Croup is a common viral illness affecting 80,000 children annually in Canada. Between 7-31% of children seen in an ED for croup are admitted to hospital due to health care provider apprehension. However, over 60% of children with croup experience mild symptoms that can be safely managed at home.
Emerging evidence suggests that initiatives targeting healthcare consumers (i.e., patients, parents, families) can inform decision making and shape treatment expectations. Previous research demonstrates that innovative media are superior to traditional standard health sheets for transferring information to consumers.
The purpose of this project was to develop, refine, and test the usability of a whiteboard animation video for parents about childhood croup. Parents rated the tools highly across all usability items, suggesting that creative tools developed using multi-method development processes can help facilitate the uptake of health information in parents.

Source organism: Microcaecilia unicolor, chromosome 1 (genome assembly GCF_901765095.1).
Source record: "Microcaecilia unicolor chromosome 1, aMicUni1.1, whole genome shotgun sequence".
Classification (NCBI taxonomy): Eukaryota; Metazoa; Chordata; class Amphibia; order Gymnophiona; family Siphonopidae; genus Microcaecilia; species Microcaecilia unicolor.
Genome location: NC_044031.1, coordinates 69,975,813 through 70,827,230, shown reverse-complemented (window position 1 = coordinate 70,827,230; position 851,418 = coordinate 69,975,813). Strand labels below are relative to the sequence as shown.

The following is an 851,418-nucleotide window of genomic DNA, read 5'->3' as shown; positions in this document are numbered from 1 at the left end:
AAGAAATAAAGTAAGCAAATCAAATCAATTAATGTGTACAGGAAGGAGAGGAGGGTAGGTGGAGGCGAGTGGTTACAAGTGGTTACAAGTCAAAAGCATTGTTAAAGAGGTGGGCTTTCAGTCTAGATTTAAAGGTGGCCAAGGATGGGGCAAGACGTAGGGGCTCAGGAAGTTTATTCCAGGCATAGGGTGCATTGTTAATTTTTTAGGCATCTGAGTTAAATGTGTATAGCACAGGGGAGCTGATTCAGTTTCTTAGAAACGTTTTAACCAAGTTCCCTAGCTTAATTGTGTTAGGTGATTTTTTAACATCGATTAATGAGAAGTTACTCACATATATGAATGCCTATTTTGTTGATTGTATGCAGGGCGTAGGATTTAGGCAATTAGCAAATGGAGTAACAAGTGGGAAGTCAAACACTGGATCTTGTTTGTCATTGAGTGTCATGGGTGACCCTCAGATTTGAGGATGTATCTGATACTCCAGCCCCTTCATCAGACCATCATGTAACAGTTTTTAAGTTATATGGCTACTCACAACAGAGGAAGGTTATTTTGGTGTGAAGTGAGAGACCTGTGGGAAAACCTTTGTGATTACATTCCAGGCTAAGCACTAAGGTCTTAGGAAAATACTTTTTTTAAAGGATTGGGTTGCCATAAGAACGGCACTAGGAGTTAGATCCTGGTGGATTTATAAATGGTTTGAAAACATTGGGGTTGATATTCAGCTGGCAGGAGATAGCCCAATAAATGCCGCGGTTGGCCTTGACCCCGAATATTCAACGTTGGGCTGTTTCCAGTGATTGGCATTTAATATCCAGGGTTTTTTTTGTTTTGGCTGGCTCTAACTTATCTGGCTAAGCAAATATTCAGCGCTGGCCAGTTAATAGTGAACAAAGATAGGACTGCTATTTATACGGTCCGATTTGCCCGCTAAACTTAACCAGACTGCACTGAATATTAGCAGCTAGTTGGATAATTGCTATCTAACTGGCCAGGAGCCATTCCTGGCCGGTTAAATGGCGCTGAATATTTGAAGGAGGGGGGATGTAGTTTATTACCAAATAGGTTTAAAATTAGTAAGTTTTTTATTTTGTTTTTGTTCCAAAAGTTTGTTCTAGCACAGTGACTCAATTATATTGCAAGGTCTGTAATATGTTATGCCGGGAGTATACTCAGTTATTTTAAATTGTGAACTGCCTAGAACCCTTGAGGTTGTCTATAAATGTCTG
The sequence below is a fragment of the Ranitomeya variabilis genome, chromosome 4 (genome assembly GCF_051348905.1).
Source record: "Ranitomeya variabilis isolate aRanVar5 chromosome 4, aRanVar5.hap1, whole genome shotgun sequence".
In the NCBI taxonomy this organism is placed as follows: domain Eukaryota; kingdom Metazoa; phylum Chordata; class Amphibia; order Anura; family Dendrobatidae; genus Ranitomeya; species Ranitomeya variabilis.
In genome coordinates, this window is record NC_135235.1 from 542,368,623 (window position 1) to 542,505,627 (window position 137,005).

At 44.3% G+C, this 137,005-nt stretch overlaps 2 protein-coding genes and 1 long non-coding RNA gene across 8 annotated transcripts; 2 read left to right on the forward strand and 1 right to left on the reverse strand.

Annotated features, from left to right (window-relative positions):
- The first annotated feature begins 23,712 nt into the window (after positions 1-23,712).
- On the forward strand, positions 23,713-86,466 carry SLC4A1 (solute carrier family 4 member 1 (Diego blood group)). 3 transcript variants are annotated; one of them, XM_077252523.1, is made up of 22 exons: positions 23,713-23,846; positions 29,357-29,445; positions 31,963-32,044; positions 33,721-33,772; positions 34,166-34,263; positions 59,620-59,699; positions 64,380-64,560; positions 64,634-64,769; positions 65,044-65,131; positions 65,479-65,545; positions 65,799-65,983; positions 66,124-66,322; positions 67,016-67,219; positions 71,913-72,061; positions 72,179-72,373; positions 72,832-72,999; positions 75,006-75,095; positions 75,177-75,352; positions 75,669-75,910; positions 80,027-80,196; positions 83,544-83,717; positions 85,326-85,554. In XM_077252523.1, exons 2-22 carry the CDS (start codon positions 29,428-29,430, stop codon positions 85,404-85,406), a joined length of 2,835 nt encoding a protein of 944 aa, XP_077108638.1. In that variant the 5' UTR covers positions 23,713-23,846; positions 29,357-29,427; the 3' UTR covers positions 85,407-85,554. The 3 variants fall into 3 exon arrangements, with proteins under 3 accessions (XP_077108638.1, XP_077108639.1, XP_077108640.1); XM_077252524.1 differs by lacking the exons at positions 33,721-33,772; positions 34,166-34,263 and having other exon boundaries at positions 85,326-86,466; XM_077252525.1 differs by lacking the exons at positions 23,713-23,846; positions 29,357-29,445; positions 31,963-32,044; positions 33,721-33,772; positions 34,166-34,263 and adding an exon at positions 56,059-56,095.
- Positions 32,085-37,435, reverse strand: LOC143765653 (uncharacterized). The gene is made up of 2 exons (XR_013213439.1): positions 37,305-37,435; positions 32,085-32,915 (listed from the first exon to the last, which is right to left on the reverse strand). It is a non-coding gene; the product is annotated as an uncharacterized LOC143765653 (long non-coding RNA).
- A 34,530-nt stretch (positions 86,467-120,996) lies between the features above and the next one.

The ECHO research program is focused on improving health outcomes for children with acute health conditions through the application of the best available evidence — a process known as knowledge translation (KT).